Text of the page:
The brick and mortar advantage
E-commerce players are running out of time sooner than their brick-and-mortar rivals, and in their eagerness to keep shoppers' attention they're fueling more discounts.
The American consumer appears to have the endurance for the longer holiday sales season. The success of this year's Black Friday in the U.S. was a reflection of a strong economy and confident consumer, and indications are that "consumers have yet to run out of steam," according to a note on the shopping weekend from GlobalData Retail emailed to Retail Dive, which found that spending was up strongly even among lower-middle and lower income consumers and that average spend per person was up by 5.3% over last year.
Some of the best promotions came from brick and mortar retailers, which will be able to draw in customers for many more days than their online rivals, according to Episerver, and Kennedy noted that because Thanksgiving was on Nov. 23 in 2017 versus Nov. 22 this year, there are 33 shopping days in 2018 versus 32 days in 2017.
"We usually see sales drop off by Dec. 17 because of shipping issues, but retailers that have invested in omnichannel are going to be able to sell all the way up to Christmas Eve," Kennedy said. "Brick and mortar retailers will drive web to in-store all the way to [that night]. I’m curious to see what happens in those last selling days before Christmas. Next year’s comps are going to be challenging, but I think it’s going to be a good season because consumer sentiment is high and there's that extra day [between Thanksgiving and Christmas compared to last year]."
In fact, 75% of shoppers said that they will finish their Christmas shopping this month, and a full 20% will wait until the last minute before Christmas, according to a survey of more than 500 members of consumer insights firm Numerator's InfoScout OmniPanel. "This is yet another testament to the lengthening of the season both before and after Black Friday weekend, as consumers continue to reshape holiday shopping as we used to know it," Numerator Director of Marketing Ryne Misso said in a statement.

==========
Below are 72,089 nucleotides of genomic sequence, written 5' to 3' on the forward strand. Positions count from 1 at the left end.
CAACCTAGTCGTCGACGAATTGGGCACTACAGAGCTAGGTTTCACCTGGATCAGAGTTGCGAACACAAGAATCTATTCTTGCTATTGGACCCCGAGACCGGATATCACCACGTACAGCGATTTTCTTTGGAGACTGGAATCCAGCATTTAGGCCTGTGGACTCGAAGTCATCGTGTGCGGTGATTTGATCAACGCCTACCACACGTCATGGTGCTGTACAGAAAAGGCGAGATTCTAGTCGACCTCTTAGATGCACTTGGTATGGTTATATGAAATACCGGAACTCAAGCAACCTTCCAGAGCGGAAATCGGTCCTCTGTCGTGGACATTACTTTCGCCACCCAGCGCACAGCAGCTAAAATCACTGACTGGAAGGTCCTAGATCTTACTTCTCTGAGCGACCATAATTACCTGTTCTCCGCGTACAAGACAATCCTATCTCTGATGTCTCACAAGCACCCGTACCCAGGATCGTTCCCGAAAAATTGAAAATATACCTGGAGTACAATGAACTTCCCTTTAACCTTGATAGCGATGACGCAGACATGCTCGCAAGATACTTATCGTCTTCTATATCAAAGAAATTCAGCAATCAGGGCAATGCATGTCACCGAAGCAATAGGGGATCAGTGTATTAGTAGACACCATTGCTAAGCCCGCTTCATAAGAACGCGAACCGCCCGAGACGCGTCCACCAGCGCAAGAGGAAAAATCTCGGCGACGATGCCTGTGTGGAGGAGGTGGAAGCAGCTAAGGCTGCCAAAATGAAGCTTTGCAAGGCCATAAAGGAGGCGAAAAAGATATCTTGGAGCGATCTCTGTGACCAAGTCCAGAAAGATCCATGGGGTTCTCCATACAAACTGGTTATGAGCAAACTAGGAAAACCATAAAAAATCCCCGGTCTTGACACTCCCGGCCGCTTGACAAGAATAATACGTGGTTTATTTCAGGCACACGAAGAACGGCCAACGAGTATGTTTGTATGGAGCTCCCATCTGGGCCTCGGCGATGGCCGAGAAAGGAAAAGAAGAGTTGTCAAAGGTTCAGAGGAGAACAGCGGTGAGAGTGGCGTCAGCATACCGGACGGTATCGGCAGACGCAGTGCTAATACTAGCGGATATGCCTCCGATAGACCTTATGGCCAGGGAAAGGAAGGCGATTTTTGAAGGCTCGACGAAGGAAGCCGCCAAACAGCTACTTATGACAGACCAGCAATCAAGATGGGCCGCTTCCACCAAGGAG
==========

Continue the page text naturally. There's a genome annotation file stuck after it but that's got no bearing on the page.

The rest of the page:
The loyalty opportunity
Some retailers are garnering an upside to their holiday promotions, beyond the chime of the cash register, by designing them to drive loyalty.
Kohl's, in a system used by many supermarkets, gave bonus "cash" through its popular "Kohl's Cash" program, noted Howard Schneider, Vice President of loyalty strategy at loyalty experience company Kobie, who said that Best Buy is also working to sign up customers for its loyalty program when they come in for the big holiday discounts.
"If you give me loyalty points, the redemption rate is 50% or 60%, so it’s huge," Schneider told Retail Dive in an interview. "If all you do is discount and you don’t capture customers in the process, you can discount yourself into the poorhouse. One of the things that a good loyalty program does, if you balance these things, is offer promotion on the one hand and gain loyalty on the other. Do the discounting you have to do because of competitive forces and use the holiday period to get people on board for the short term back in the store and for the long term."
Schneider describes that tactic as springing from a marketing mentality, rather than a traditional merchant one. "Merchant mentality is 'I bought all this stuff in August and I have to push it out now,'" he said. "And the marketer says, 'I want to take advantage of that holiday traffic.'"
But the merchant has to have made the right call in August, to ensure that the right goods are in the store, he also said. "Neither promotions nor loyalty strategies can make up for wrong merchandise, wrong price points, wrong location or poor service," he said.